Sunday, 27 January 2008

Lagos Stifado (Λαγός στιφάδο - hare stew)

Hare in Crete has always been considered a delicacy, because it isn't in plentiful supply, poachers are always hunting them illegally, and small-fry village folks basically enjoy bragging about how many they caught or ate (or both) in a year. A big deal is also made about how to cook hare. It is said that only a traditional cook can know how to do this, and who, may I ask, cooks traditionally in this day and age when most hunters are young souvlaki-eating peasants, while their mothers have abandoned the upkeep of hearth and home in search of paid employment to pay off the modern tradition of building and furnishing homes for their children before they get married? The idea of a Mediterranean diet holds true only in certain classes of people in Crete; most have moved far away from the regime of very little meat and a lot of fresh green vegetables and pulses (beans). You need only look around Hania and the villages which make up its environs and you will discover that there are as many souvlaki diners and cake shops as there are bakeries and corner stores (selling chocolates and cigarettes, as well as newspapers and magazines) in each village or neighbourhood. And if you take a look at the people, you'll notice that they are stout (stout being the euphemism for 'fat').

Hare (as opposed to rabbit) is considered a luxury, true decadence. It is served only in private homes; especially in Crete, there are more hunters than there are hares. Hare is served as a calebratory meal. I cooked this one as part of a children's birthday party where adults were invited. We only cook hare in the company of close friends. You can tell whether the cook has substituted rabbit for hare by the colour of the meat; rabbit is white, whereas hare is bloody brown when cooked. Even though my husband is a hunting fanatic, I generally cook kouneli stifado rather than lagos, as there just isn't enough lago to go round; my husband usually catches birds no bigger than partridges most of the time, as there isn't really much in the way of game in Crete, apart from wild goat, which is forbidden due to its being an endangered species, and hare, which is permitted only during certain periods of the year, and never at night with large flashlights. He always gave them to his mother to cook, because, as he says, his wife "doesn't know" how to cook hare. "But I cook rabbit all the time," I'd complain. "Ah," spoke the wise man, "it's not the same."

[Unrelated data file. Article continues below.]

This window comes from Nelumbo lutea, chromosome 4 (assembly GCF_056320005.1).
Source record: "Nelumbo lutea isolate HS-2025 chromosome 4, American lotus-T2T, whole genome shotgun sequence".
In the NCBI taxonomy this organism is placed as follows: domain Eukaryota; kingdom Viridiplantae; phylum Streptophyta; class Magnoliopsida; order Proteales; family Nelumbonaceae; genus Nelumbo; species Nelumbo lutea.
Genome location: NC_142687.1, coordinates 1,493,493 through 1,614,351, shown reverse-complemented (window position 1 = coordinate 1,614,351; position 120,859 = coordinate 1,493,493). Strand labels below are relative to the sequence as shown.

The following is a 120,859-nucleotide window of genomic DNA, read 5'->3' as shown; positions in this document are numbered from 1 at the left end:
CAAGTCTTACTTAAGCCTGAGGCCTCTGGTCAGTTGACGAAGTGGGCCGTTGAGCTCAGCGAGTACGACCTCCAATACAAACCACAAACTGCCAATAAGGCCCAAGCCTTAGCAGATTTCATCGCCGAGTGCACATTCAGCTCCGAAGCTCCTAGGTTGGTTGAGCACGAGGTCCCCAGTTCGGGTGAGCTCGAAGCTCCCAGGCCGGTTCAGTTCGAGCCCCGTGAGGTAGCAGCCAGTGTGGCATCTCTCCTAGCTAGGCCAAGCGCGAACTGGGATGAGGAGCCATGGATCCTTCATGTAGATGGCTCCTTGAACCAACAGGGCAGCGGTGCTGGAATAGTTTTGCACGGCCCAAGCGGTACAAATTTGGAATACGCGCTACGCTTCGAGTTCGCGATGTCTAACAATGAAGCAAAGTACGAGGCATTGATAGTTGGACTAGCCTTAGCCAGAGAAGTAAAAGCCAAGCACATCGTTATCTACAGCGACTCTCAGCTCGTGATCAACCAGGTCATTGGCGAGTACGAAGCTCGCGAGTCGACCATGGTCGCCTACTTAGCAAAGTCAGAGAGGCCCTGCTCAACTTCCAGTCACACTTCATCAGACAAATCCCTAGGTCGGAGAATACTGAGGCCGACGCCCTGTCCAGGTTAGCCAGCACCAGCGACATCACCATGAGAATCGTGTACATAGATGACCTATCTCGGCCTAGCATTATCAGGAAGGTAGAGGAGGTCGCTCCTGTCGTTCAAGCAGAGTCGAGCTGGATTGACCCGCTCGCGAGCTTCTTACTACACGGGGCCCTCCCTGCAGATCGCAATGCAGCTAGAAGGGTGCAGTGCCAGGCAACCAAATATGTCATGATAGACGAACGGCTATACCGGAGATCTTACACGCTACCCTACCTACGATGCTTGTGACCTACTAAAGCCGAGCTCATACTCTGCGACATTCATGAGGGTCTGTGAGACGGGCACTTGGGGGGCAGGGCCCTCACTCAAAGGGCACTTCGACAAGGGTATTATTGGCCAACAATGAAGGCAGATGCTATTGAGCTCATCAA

One year, when his 80-year-old mother admitted that she wasn't up to cooking game any longer, he gave the hare to a neighbour - another old lady - to cook, and we ate the hare at her place. Wonderful, I said to my co-vivant, when your mother passes away, and the neighbour has other things to do (or she passes away too), there'll be no one to cook the hare for you, and since your wife was never given a chance to learn to cook hare, then the tradition will die out in your house, and what do I care, as that'll be one less job for us to deal with.

He took the point. The first time he asked me to cook hare, he told me to consult his mother, which I duly did, although I knew that there would be no recipe involved: it would all just be hints (cook the hare in its own juices), and tips (cut the hare into small pieces because its meat is tough and won't cook easily), and secrets (you should never add any water while cooking hare), and advice (cook the hare in plenty of wine). I went back upstairs, and told the mister that his mother told me just what to do, so will he let me get on with it. I consulted my recipe book by a well-known husband-and-wife team of Cretan cooks (Psilakis), and found out that there were just as many ways to cook hare as there are cooks. I picked one, and cooked the hare accordingly. The recipe is very similar to one that I found on the web for stifado rabbit, except that you will need more cooking time in the second phase, due to the nature of meat that has been reared in the wild: rabbit needs less time than hare to cook, and it tastes lighter.